Competition has been shown to be useful up to a certain point and no further, but cooperation, which is the thing we must strive for today, begins where competition leaves off.
Franklin D. Roosevelt
In the experience of becoming a graduate student, and the articles and rich conversations which have been a part of this journey into inquiry and ICT, I found myself questioning the role of competition in learning environments.
Collaboration is a critical element of inquiry, and is mentioned in virtually all literature which describes 21st century learning skills. Is there still a place for competition in the classroom?
Research indicates that competition creates performance goals rather than learning goals, and has a negative effect on learning and motivation. One study compared psychology classes with cooperative and competitive goals structures. (Sherman, 1986) In another study, students in Hong Kong were randomly assigned to either competitive or non-competitive conditions in a 2-hour Chinese typewriting course. (Lam, Yim, Law & Cheung, 2004). The result of both studies indicated that while there we no significant differences in achievement, the students in competitively structured environments were more performance oriented and had a more negative experience.
Apart from these studies, I look to my own experiences with competition in learning. Today, our instructor fabricated a mock “test” to elicit conversation about assessment. Even though I immediately recognized it as a simulation, I still had an intrinsic need to perform well. And yes, I did wonder how I performed in comparison to others. Was it a negative experience? In this situation, not really, but I do still feel a competitive thread to our class. Even though we are not in competition with each other, and have been learning cooperatively and collaboratively, I am constantly concerned that my academic language and performance on the assignments is not as good as others in the class. Is this a result of my previous experiences as a student, which have conditioned me to feel this way? Furthermore, is it a bad thing to want to do well? Competition is indeed one of the motivating factors pushing me to succeed. It is everywhere. Video games, retail pricing, even reality TV, which puts people in competition with each other for love. (Yes, I am a closet Bachelorette fan!)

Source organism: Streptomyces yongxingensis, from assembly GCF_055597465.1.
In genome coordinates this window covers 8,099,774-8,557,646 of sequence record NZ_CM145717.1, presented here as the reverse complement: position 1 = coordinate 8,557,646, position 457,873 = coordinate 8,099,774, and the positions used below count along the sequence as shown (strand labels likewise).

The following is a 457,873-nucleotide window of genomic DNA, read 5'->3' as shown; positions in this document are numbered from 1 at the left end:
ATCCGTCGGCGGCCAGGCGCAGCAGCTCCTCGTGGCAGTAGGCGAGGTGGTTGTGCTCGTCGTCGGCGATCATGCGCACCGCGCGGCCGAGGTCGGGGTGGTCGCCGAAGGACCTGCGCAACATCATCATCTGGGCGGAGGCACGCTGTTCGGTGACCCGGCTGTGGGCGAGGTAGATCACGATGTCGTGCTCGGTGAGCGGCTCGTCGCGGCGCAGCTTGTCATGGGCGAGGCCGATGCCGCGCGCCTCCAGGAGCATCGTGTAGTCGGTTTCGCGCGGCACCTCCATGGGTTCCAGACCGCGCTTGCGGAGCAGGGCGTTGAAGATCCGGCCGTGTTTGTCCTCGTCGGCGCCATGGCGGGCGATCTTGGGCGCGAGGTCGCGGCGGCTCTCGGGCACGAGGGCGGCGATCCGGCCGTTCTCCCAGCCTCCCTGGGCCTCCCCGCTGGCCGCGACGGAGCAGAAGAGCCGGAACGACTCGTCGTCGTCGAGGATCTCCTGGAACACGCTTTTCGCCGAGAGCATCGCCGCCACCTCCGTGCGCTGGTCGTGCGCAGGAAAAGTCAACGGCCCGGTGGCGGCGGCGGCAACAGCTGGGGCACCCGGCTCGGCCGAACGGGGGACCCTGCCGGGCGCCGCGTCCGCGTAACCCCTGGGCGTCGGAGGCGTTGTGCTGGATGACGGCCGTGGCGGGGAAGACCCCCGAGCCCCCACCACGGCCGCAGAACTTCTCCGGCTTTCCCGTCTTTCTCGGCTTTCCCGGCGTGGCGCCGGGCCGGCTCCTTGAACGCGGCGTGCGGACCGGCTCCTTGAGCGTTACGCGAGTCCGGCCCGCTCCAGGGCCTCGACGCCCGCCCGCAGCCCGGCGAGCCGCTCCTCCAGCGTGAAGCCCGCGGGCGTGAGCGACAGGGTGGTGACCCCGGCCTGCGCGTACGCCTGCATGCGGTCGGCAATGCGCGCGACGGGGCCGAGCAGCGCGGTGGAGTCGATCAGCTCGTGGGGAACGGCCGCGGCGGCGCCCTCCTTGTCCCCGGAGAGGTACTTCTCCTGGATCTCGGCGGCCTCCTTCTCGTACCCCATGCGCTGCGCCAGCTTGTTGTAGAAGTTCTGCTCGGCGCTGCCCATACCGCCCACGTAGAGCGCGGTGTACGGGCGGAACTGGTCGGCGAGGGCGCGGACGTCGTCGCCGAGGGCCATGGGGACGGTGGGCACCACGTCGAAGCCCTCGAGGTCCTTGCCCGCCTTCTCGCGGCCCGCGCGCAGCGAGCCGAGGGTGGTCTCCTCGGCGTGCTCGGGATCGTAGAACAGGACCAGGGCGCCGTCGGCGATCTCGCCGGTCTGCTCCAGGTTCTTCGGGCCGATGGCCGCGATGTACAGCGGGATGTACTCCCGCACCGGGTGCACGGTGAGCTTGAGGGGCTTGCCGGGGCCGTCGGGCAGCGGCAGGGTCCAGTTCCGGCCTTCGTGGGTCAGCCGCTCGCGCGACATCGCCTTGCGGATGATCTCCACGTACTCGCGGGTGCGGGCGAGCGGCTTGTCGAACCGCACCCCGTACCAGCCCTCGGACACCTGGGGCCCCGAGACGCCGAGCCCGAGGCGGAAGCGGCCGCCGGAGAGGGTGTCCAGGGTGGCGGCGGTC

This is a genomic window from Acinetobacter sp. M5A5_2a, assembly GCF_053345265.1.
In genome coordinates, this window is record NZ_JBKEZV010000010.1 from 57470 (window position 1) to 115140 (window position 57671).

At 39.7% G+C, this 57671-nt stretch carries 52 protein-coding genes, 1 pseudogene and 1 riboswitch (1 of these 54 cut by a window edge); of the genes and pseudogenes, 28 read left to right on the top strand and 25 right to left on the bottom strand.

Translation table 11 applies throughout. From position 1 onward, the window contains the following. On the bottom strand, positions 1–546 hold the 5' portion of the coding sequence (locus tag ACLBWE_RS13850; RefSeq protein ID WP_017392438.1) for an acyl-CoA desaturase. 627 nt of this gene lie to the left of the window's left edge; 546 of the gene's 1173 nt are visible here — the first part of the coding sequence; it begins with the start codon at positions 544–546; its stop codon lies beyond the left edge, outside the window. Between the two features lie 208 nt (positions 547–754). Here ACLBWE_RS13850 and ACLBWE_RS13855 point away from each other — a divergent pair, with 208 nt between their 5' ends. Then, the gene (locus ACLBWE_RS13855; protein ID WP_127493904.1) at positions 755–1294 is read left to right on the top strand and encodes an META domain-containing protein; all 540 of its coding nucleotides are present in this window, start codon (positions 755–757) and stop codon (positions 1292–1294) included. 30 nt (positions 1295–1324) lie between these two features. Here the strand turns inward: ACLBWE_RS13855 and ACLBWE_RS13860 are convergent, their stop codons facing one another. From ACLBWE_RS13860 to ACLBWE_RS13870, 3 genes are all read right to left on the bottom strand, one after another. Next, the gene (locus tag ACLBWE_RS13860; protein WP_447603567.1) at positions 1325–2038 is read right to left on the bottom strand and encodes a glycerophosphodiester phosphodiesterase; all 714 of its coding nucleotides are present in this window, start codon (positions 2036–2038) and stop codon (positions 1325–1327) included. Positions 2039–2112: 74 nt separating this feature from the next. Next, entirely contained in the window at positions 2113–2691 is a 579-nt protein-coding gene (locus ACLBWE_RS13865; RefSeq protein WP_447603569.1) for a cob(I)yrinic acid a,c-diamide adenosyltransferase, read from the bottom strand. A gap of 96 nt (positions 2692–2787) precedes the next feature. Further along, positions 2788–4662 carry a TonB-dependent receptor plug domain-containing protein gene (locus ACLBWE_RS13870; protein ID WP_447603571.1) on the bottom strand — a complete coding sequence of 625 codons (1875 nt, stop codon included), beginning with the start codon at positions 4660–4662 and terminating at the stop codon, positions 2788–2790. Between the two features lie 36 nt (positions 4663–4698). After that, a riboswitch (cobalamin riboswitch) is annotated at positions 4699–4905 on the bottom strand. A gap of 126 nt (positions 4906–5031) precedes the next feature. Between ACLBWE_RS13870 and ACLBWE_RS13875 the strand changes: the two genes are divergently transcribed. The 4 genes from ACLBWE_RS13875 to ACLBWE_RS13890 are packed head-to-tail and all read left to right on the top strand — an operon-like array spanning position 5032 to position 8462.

Returning to my original question, is there a place for competition in 21st century classrooms? I believe Roosevelt’s quote to be quite accurate. Perhaps it is not about eliminating competition from learning but simply ensuring that cooperation and collaboration become the priority. So while my question remains largely unanswered, I plan to continue the inquiry. When I reach a more concrete solution, I’ll let you know… unless you reach one first!
Lam, S., Yim, P., Law, J. & Cheung, R. (2004). The effects of competition on achievement motivation in Chinese classrooms. British Journal of Educational Psychology, 74, 281–296.
Sherman, L. (1986). Cooperative Versus Competitive Educational Psychology Classrooms: A Comparative Study. Teaching and Teacher Education, 2(3), 283-295.